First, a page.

I did a test with one of the inverter gates located on pins 12 and 13 of the 74LS04. I found that both were at 2.85 volts. One should have been near 5 volts and the other at or near 0 volts. The gate had an internal resistance of 78 ohms. There should have been a really high resistance. I watched the 5 volt power line from the COMX with my scope and it would stay right around 4.89 volts which is normal. I waited for the problem with the screen described above to occur and noted that the 5 volt line was now hovering at 3.9 volts. Something on the board was internally shorting out after a few minutes of running. I suspected the 74LS04 due to the abnormal voltages on pins 12 and 13.

The 74LS04 chip is the interface for signals coming from the printer. I went ahead and replaced this chip with a new one and the board started working. All voltages were where they should be.

I had to play with the jumpers on the board, but eventually got it to print using the parallel interface.

Here is a picture of the command I entered:

Here is a picture of a printout:


Now that the parallel portion of the board was working I started testing the serial section of the board.

After messing with the jumpers for a while I was able to see key-presses going out the TX line on my scope. Here is what I saw:

Based on the timing, the baud rate appeared to be 300 baud. I tried using my PC to test the serial output before I trying to interface with my serial printer. Unfortunately, all the software I have, and my Digital LA210 serial printer, only go down to 600 baud.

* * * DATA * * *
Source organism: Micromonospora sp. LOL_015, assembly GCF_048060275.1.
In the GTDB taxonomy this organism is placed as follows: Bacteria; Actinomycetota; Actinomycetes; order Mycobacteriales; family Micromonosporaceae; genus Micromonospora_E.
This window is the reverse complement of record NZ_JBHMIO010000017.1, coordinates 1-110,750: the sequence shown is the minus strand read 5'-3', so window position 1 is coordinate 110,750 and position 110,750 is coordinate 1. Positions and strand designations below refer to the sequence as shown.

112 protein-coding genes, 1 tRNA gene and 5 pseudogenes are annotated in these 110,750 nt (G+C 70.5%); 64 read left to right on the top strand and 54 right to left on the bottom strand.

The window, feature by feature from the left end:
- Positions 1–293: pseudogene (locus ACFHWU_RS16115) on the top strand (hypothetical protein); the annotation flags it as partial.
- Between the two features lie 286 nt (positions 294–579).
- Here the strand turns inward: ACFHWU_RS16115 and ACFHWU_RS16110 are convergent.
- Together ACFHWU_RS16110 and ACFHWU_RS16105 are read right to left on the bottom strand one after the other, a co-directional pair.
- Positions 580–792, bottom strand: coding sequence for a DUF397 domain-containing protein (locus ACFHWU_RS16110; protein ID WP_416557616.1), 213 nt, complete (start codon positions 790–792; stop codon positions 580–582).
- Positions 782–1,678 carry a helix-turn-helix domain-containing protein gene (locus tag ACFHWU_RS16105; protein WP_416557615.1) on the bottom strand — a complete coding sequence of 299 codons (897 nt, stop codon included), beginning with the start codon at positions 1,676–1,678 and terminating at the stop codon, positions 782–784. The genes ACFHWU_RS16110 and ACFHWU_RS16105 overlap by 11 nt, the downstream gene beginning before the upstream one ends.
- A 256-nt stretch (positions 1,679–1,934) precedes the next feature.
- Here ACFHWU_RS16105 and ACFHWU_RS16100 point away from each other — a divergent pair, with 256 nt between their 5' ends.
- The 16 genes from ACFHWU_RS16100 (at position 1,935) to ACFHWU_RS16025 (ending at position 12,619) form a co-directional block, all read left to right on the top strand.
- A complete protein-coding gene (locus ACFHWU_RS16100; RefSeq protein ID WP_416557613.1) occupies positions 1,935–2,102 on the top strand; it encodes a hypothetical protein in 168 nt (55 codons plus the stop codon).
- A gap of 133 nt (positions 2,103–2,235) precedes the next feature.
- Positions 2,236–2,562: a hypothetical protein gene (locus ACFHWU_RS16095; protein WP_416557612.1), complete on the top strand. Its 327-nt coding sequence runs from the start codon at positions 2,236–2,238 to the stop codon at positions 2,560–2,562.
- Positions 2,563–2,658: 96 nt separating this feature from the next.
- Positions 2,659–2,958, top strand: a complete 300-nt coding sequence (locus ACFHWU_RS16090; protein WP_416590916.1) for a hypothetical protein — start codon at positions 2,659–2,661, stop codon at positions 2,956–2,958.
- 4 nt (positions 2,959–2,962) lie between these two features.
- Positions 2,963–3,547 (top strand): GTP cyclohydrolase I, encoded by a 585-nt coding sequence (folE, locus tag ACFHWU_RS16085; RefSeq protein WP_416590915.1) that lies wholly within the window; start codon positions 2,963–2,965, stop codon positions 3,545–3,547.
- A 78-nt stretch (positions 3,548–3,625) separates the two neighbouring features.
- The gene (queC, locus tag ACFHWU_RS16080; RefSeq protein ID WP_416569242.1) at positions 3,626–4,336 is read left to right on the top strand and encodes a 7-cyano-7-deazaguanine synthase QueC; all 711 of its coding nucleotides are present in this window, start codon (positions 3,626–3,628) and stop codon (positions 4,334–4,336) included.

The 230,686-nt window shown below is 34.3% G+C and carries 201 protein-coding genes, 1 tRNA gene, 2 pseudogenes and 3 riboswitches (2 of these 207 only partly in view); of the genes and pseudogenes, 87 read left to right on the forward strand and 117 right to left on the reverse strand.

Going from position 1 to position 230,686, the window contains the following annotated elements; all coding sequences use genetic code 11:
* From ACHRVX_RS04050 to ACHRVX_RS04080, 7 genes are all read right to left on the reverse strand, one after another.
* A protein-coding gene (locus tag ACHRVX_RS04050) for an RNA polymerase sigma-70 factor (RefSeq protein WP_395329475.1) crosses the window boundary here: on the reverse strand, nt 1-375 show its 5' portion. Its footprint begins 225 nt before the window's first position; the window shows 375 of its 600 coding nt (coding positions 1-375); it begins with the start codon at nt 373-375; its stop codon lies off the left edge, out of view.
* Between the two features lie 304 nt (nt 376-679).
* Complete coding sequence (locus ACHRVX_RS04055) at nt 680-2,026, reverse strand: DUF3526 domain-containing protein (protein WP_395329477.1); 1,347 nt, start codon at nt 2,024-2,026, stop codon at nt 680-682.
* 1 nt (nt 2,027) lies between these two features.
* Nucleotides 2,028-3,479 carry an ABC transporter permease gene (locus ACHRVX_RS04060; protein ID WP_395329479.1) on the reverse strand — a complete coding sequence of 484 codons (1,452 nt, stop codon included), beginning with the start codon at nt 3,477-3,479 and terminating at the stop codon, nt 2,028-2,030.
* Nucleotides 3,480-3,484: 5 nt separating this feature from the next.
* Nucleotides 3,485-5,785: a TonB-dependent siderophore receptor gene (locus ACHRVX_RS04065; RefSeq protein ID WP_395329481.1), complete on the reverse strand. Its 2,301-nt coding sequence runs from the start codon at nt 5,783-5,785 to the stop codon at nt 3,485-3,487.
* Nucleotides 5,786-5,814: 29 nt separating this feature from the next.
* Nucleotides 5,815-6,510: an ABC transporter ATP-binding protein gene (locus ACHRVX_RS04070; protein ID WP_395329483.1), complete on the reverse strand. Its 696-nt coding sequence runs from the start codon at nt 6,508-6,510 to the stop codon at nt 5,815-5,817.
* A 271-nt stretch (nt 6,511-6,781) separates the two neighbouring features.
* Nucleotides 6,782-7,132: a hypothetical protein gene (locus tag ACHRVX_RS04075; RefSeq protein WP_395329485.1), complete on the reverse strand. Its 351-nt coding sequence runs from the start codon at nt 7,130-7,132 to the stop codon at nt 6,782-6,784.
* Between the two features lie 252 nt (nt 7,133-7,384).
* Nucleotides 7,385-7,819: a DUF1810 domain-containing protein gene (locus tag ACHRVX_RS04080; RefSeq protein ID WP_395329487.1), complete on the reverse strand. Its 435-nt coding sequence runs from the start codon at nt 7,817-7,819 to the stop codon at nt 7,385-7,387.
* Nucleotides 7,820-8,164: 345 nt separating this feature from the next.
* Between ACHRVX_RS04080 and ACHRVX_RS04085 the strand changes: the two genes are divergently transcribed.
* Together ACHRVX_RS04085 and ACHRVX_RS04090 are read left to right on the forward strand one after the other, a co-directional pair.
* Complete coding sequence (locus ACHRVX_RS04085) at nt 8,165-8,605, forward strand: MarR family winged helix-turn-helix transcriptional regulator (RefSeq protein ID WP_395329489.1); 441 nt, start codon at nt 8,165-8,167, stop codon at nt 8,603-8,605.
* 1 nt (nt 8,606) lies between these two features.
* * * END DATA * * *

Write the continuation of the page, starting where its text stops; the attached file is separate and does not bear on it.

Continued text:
Using the Dutch manual for reference, I tried calling every address in it until I saw something serial setting related. I found that by doing a 'CALL (@C0B0)' while the printer was selected, I was able to change the RS232 Settings.

I matched the printer and printer card's settings and was able to get key-presses to appear on the printer. Here is a printout of the command 'USB HELP':

I played around with the other call addresses in the manual and was able to get a 'LIST' command to print out a Basic program that was loaded. Serial printing was working.

I only had to repair the parallel side, the serial portion worked fine.


I still needed to know a few things about the jumpers on the card. Through tracing, testing and just trying them all I figured out what all the jumpers do.


  • J1 Cable determines mode or Force Parallel
  • J2 Paper Empty or /Paper Empty
  • J3 Not used
  • J4 Busy or /Busy